Please join us from 2:00 to 3:00 pm ET, Wednesday, January 9 for a live discussion with Burt Herman. Submit your questions in advance by clicking 'make a comment' or emailing firstname.lastname@example.org. All questions are moderated, so please be polite.
Burt is in the office and will start answering questions in a few minutes. Add yours by clicking "make a comment" above, or e-mail email@example.com.
Hello everyone! I'm honored to be the inaugural guest for the Digitial First Media live chat and look forward to your questions.
Jeremy: Yes, we certainly believe we are about more than collecting tweets, although people do use us for that. Really we always have been about the "story" -- putting together context around social media that is often lacking in this age of real-time data overload. So putting that text in between the tweets is essential to help readers make sense of why those tweets or other social media like Instagram pics, YouTube videos and other web pages are in the story.
Are there any features in Storify that you think are especially underused?
One feature we always strongly recommend is to notify the people quoted in a story, which you can do after publishing. This is a great way to help your story spread, and people love seeing that they are quoted.
Another thing that DFM does really well is syndicating posts by embedding. You can not only embed a story on your own site, you can also have your story embedded anywhere and get more traffic than on your site alone.
One way we've seen stories used is not just capturing what people are saying, but actively pushing a #hashtag and asking readers to respond. The White House and Obama campaign actually have done this very effectively with Storify around the campaign and fiscal cliff.
The idea is that you start a story and ask readers to contribute under a hashtag, and take the best contributions and add them to a story.
So that way you've created a story that's social and readers have a reason to keep coming back and seeing what's added. It's quite different than thinking about a story as a static piece of media that you write once and then it's done.
As you add contributions from the audience, you can be constantly letting people know they are now part of the story through social networks, giving them something to share with their friends/followers as well
Hi Karen: We've experimented with different options on the home page. Right now, it's algorithmic with the social media elements that are getting the most "resonance"
But we are going to add back Featured Stories very soon, which will be picked by editors through looking at our stats, what people are reading, and the hot news topics of the moment
We still believe in the power of humans combined with machines to surface the best media
Leila: We're a platform and it's up to the users to use it how they wish. While journalists and bloggers are a large user base, we also have brands, political campaigns and NGOs all using Storify. Our roots are from journalism, as I worked for a dozen years as a AP correspondent. But we are happy to see that Storify also has wider applications
Hi Steve: Thanks for being one of our very first users! Glad you like the Storypad and slideshows. We're going to be focusing more on making curation easier, and one thing in particular is to make the bookmarklet simpler and more powerful. We want to enable people to collect media without having to use the editing dashboard. We're also planning to add some pro features that users have requested, with more news to come on that soon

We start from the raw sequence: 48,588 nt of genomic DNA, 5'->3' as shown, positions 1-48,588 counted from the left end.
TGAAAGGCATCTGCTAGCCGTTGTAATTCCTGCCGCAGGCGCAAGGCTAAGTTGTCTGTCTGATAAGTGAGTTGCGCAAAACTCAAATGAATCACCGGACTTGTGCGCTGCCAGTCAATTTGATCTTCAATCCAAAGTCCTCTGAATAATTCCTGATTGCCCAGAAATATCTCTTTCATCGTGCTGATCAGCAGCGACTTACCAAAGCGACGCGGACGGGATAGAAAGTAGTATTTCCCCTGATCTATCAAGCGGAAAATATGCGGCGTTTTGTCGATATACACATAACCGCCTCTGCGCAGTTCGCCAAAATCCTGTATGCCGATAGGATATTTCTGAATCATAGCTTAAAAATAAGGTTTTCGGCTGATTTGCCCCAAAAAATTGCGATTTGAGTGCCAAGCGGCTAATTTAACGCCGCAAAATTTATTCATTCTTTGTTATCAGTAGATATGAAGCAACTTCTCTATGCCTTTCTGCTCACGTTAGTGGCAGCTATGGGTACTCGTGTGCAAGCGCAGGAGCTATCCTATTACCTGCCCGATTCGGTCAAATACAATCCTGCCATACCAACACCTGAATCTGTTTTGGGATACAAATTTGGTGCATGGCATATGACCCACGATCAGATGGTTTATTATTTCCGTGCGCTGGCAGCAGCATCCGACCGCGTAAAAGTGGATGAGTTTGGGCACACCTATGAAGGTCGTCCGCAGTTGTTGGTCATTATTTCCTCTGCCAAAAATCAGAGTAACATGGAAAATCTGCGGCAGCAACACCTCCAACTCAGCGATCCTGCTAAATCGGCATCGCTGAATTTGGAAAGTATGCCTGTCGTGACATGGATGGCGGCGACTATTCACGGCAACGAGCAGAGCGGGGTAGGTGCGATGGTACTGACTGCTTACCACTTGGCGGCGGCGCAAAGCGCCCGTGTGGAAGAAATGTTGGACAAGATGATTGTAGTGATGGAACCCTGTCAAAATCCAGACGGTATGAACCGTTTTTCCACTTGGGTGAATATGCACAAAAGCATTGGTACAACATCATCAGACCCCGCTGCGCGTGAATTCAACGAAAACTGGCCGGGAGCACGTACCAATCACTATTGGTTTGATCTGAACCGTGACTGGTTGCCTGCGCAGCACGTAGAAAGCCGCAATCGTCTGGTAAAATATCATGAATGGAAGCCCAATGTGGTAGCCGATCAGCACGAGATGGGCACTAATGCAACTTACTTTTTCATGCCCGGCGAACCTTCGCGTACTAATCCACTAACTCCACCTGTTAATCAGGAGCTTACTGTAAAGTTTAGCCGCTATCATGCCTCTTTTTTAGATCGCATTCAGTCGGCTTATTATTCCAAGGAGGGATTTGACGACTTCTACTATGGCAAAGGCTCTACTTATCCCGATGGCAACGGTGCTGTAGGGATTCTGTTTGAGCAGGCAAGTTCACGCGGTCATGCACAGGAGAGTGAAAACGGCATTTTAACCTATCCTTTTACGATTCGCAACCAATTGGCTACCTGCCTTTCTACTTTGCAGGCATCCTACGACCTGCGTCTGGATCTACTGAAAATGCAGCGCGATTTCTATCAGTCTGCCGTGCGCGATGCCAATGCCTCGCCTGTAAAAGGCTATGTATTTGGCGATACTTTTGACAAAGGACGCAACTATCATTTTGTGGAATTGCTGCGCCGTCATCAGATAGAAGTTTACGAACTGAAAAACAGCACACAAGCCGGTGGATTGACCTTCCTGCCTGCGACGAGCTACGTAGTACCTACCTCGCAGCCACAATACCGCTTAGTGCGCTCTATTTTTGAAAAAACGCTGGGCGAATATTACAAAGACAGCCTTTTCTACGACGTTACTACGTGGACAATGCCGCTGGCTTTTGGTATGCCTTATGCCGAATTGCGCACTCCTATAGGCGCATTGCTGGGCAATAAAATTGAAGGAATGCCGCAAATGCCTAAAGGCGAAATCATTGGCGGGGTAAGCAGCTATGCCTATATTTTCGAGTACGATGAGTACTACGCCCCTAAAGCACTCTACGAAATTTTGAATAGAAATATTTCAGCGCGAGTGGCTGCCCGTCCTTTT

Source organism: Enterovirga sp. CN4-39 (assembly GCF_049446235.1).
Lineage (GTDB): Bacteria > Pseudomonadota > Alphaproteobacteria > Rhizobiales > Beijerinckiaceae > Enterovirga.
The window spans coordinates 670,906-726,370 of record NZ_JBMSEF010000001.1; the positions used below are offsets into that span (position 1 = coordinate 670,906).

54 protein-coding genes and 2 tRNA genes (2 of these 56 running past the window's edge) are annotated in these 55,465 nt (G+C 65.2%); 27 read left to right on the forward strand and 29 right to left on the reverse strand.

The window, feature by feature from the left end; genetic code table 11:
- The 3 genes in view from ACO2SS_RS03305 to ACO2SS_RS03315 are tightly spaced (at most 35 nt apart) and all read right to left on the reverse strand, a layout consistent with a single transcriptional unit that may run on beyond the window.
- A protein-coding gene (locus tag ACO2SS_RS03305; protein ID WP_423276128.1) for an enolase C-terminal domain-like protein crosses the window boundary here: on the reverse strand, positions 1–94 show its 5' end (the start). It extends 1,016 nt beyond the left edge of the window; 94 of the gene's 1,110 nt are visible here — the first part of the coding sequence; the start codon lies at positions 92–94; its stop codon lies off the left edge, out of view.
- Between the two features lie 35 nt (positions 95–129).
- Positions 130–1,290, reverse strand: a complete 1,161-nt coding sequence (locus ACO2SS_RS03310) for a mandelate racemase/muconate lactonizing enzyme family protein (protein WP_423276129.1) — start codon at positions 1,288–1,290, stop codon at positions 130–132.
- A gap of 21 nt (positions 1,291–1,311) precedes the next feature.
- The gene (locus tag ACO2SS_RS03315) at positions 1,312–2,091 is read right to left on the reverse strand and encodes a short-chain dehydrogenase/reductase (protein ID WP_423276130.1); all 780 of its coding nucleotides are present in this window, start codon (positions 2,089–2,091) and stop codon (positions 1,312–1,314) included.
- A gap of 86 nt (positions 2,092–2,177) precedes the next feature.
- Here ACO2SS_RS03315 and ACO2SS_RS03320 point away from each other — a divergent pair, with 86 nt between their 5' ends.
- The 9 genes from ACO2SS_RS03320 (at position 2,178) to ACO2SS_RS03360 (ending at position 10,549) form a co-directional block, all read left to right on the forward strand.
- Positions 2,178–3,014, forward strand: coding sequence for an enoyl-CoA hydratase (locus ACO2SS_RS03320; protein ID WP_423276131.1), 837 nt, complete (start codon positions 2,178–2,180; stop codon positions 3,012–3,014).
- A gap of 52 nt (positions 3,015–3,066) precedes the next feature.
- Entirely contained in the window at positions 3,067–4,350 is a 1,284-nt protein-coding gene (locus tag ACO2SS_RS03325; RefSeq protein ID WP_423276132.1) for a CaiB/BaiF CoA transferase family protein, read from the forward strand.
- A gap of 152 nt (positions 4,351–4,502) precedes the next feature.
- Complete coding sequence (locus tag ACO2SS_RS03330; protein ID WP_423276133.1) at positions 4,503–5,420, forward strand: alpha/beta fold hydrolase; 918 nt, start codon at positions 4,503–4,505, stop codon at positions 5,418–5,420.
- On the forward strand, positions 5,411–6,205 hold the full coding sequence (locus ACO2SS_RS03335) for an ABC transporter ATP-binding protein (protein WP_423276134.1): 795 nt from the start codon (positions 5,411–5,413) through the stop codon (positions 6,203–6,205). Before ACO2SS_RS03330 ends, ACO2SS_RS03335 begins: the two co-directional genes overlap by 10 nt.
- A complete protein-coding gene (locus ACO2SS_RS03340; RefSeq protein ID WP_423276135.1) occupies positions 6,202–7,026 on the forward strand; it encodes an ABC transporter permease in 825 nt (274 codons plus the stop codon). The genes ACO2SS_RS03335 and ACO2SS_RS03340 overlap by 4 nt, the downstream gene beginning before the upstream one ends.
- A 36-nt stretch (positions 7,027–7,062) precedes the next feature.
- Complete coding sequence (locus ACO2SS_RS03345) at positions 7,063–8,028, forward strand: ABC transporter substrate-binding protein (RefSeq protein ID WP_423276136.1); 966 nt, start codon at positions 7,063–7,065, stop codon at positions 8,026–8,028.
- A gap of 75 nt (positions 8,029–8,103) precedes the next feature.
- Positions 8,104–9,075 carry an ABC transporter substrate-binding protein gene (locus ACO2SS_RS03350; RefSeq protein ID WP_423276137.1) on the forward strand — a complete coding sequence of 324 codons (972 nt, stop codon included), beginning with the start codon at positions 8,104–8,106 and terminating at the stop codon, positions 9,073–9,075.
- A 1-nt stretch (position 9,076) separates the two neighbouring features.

Yes, we're thrilled to have Don on board and he's actually sitting next to me at this moment! We're maturing as a company and plan to work more closely with publishers and our users to build relationships. We're already working with some people for paid pro features, and plan to expand this more and pursue other partnerships.
They asked people on Instagram to say why they were voting for Obama and use a hashtag, and then used our API to visualize the photos on their page
Katy: We do have to get some work done, and that was just Monday at lunchtime! This isn't a newsroom :)
And while we're at it, where did the name ‘Storify’ originate?
Leila: That's a long story! It's really a coming together of ideas from me and my co-founder Xavier. I wanted to bring journalism and social media together, he was thinking about how to make sure people who aren't on social networks could still see the important things happening there.
Leila: We realized really that what people want to see is the "story" of what's happening, and that it required real people to edit and give context to that. So after a few earlier experiments, we ended up with the basis of what became Storify.
As for the actual word "Storify" -- it's a word we used back at the AP. Editors would send messages to bureaus and ask someone to "storify" the news, meaning to write a story on it.
It's a word in the dictionary -- although now obsolete, that does mean to make or tell a story
Ted: You mean AP content?
Ted: Not from us -- we just let people link to pages or social media elements, so we only link to what they make public
Karen: Yes, that is a very common request and something we've been experimenting with. Definitely something we'd think about for a pro plan
Leila: For people who don't sit on social networks all day like probably most of the people listening in here, Storify is a way they can just see the most important media that they need to know. Rather than scrolling through #hashtags, doing YouTube searches and trawling Facebook, they can just see the best of what's out there as curated by Storify users.